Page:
Comparative genome analysis of V. parahaemolyticus predicted that RIMD2210633 pathogenesis is associated with the presence of eight pathogenicity islands (VpaI) [17]. However, to date, VpaI that include T3SS2 have only been functionally characterized in infection models [13], [16]. Genomic analyses also revealed that different types of pathogenicity islands and mobile elements are the major structural differences between trh-positive and tdh-positive strains, including the pandemic clone [18].

Vibrio parahaemolyticus has not been routinely investigated in Peru and infections caused by this organism are rarely reported to the surveillance system. The mandatory investigation of V. cholerae in clinical laboratories after the dramatic emergence of cholera epidemic in 1991 in Peru contributed to the identification of other pathogenic Vibrio species. Vibrio strains isolated from hospitals and regional public health laboratories throughout the country were shipped to the Instituto Nacional de Salud (INS, Lima, Peru) for final identification and characterization. This extraordinary repository has been decisive for identification and evaluation of the impact of V. parahaemolyticus infections on the population, especially in remote regions and small villages along the Peruvian coast where seafood consumption constitutes the nutritional base of population.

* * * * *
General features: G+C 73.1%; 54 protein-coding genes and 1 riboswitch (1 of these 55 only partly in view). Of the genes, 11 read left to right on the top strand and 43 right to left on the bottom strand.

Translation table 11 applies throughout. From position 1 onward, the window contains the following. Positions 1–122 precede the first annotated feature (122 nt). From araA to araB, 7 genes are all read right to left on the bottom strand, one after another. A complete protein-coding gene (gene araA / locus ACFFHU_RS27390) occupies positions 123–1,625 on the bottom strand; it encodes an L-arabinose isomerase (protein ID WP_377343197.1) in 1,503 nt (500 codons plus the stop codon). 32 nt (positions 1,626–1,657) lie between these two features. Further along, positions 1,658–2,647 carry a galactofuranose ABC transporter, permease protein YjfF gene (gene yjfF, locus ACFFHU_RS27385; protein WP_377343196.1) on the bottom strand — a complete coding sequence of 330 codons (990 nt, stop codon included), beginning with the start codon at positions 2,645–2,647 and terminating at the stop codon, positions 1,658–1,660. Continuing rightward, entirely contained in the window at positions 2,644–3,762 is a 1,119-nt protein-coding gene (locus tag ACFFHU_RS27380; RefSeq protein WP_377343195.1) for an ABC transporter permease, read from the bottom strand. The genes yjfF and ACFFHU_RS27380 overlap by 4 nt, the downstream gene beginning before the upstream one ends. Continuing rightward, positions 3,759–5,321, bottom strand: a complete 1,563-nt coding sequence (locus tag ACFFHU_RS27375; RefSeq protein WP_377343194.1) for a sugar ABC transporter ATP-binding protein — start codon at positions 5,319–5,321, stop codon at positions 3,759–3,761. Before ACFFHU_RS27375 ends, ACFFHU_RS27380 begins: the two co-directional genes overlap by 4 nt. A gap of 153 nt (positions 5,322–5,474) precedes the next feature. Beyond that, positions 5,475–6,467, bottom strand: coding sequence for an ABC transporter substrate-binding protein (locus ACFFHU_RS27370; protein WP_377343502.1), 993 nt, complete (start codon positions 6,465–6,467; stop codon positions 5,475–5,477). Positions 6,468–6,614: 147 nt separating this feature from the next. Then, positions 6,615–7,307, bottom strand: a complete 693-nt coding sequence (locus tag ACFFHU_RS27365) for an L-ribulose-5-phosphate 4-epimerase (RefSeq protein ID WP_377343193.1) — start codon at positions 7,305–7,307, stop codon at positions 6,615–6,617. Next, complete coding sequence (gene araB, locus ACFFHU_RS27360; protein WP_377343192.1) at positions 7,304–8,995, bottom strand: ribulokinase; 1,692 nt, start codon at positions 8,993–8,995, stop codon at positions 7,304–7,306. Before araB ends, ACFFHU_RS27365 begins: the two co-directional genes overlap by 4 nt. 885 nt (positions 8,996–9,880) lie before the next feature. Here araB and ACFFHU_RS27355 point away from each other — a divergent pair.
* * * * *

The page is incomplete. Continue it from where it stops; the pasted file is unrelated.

The arrival of the pandemic clone to Peru in 1997 resulted in a major shift in the epidemic dynamics of V. parahaemolyticus in the region, replacing the seasonal and local self-limited infections attributed to native genetic groups by the generalization of infections exclusively caused by pandemic strains distributed across the country [5], [6]. Due to the environmental nature of V. parahaemolyticus, this overturn in population dominance and the subsequent population admixture may be expected to lead to an unpredictable impact on populations of pathogenic V. parahaemolyticus in Peru. To test this hypothesis, we investigated the population genetics, genomic variation and pathogenic islands distribution in a complete collection of non-pandemic strains recovered from clinical sources in Peru over the pre- and post-emergence of the pandemic clone. Pandemic and non-pandemic clinical strains representative of the entire period of study were subjected to serotyping and genotyping analysis by Multilocus Sequence Typing (MLST) and Variable Genomic Region (VGRs) analysis.